There’s horror, then there’s Stephen King

Whether it’s that scary clown that feeds on children, a fan who held her favorite author captive until he finished writing a book to her satisfaction, or a teenager with telekinesis, everyone can agree that Stephen King’s stories are truly in a league of their own.

King authored some of pop culture’s most famous and well-known villains such as Jack Torrance from “The Shining,” Annie Wilkes from “Misery” and Pennywise from “IT.” His novels have creeped and frightened countless people for decades, and he is still actively writing and releasing book after book.

What makes the “Master of Horror” so good at giving everyone the chills, and how do his characters stand the test of time and still have a strong hold on pop culture?

Unpredictable characters

Whether you are a Stephen King fan because of his novels or the film adaptations of his novels, it is quite evident that his characters are quite unpredictable. The inconsistencies of the characters of King’s novels is what makes the prolific writer a true household name in the world of horror. For example, his monster hit debut novel “Carrie” talks about a teenage girl who is incessantly bullied in school. She deals with a fanatically religious mother. One wouldn’t expect for her to do anything drastic as she was seen as the victim throughout the most part of the story.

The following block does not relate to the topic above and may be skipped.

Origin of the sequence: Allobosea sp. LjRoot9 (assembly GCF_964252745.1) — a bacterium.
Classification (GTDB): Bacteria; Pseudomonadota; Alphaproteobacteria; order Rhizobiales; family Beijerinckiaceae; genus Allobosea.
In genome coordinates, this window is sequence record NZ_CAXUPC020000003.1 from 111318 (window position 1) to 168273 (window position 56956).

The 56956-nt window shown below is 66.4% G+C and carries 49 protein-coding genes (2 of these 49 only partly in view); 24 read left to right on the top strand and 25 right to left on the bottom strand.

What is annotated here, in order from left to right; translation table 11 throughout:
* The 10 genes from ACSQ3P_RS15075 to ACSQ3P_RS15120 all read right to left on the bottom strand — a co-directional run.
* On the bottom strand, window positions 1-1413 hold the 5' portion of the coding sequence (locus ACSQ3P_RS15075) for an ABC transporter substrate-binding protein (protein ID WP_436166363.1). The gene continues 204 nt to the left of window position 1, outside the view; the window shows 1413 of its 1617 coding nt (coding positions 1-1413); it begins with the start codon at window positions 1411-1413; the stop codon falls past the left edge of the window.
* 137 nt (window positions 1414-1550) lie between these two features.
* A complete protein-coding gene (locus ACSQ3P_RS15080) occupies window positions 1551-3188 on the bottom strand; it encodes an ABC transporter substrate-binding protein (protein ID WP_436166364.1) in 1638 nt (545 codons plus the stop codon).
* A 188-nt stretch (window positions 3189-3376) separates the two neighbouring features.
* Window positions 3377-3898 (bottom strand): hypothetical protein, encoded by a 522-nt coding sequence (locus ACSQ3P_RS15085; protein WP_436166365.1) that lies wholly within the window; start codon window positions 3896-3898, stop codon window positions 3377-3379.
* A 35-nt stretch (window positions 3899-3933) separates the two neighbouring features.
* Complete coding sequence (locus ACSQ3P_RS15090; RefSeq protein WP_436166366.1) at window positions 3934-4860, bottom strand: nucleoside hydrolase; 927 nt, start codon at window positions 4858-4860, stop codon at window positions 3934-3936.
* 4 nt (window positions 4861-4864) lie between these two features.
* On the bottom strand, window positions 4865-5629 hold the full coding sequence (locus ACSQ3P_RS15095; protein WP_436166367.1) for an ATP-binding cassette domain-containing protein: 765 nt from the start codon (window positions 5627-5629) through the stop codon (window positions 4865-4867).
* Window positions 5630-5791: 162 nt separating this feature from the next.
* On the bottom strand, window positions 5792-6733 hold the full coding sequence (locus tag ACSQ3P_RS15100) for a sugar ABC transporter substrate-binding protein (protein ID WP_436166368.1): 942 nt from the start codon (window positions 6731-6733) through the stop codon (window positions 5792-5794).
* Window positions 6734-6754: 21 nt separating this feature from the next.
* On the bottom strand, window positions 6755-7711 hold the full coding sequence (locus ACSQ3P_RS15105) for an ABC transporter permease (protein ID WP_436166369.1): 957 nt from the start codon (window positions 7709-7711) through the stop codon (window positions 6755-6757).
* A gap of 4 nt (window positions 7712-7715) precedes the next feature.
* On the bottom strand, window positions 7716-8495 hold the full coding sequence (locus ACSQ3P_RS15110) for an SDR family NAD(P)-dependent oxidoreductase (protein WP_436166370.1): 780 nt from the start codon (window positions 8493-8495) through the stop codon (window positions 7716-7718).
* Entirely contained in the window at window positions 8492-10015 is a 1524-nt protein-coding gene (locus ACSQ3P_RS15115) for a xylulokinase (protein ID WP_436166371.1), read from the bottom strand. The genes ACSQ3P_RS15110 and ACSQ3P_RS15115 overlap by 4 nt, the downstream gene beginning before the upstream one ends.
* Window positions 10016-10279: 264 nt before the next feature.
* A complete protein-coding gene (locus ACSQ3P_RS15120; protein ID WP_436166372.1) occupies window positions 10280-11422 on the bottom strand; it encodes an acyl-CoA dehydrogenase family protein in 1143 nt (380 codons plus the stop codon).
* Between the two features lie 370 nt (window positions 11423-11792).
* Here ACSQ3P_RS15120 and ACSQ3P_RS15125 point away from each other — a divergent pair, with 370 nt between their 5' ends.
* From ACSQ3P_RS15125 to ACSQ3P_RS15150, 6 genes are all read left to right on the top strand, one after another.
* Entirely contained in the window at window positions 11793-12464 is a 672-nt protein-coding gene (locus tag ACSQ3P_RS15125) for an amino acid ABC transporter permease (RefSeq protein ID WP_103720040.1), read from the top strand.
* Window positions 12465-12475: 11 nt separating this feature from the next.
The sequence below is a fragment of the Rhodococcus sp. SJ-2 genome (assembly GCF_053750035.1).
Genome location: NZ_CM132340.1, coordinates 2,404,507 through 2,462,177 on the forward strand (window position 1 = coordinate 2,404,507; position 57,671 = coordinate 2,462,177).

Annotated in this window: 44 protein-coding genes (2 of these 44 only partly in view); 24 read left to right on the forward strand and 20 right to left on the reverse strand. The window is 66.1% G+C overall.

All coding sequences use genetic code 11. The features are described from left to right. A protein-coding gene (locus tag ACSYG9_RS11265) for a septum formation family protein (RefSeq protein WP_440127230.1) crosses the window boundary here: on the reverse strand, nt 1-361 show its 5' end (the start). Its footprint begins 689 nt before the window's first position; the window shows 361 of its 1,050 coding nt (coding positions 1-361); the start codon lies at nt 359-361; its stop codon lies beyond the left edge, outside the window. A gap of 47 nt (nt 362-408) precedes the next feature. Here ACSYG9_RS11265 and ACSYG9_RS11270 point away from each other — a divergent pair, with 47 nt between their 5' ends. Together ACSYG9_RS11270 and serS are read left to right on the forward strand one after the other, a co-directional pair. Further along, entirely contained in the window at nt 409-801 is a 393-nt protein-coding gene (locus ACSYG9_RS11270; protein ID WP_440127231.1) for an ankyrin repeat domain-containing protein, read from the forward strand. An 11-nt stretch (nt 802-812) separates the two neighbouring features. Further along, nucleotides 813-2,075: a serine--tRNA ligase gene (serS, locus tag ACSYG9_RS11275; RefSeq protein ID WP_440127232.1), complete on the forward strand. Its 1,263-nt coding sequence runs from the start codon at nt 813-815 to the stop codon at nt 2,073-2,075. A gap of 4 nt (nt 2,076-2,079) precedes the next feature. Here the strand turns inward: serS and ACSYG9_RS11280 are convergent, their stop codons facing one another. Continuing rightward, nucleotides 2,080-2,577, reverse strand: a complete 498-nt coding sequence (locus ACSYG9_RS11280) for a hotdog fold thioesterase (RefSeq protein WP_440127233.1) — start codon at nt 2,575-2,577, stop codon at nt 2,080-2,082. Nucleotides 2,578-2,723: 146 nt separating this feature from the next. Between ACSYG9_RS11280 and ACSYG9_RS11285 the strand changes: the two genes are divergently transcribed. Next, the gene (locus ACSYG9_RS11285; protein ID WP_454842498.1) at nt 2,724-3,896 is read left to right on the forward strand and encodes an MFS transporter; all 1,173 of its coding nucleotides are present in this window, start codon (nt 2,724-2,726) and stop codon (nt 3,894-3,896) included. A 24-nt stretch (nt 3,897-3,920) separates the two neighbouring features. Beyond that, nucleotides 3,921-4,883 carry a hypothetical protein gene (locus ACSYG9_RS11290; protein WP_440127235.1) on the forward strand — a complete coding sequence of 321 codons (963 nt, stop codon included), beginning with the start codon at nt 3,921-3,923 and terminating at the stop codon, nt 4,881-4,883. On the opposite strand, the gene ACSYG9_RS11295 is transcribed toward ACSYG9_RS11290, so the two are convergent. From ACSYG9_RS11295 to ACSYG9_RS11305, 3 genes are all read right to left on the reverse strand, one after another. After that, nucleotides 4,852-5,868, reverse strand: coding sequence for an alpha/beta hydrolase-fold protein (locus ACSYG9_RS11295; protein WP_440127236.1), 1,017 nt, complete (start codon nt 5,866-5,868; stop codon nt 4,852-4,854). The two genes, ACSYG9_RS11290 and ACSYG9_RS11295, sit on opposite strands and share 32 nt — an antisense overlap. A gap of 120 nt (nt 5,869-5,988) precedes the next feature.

Terrifying the ordinary

There’s the iconic image of Carrie bathed in pig’s blood after being crowned homecoming queen, ravaging her high school and killing everyone in it. Toward the end of the story, Carrie decided that she was no longer the victim by committing genocide, putting an end to an environment that wronged her.

One factor that makes Stephen King a genius is his ability to make the ordinary into something feared. King shows the world that sometimes the worse monsters or villains are regular human beings and some of the most dangerous places are not always what it seems.

His way of bringing out the fear out of the most mundane situations or people is what redefines the meaning of fear and horror.

Film adaptations

One of the biggest contributing factors of the immortalization of King’s novels and his legacy are the film adaptations of some of his best sellers. Think of these scenes: John Torrance trying to tear through the wooden door with his sinister smile; Annie Wilkes looking closely of her favorite author that she held captive with a knife; Pennywise hiding in the streets sewers with a creepy grin on his face, and Carrie in her homecoming queen look drenched in pig’s blood.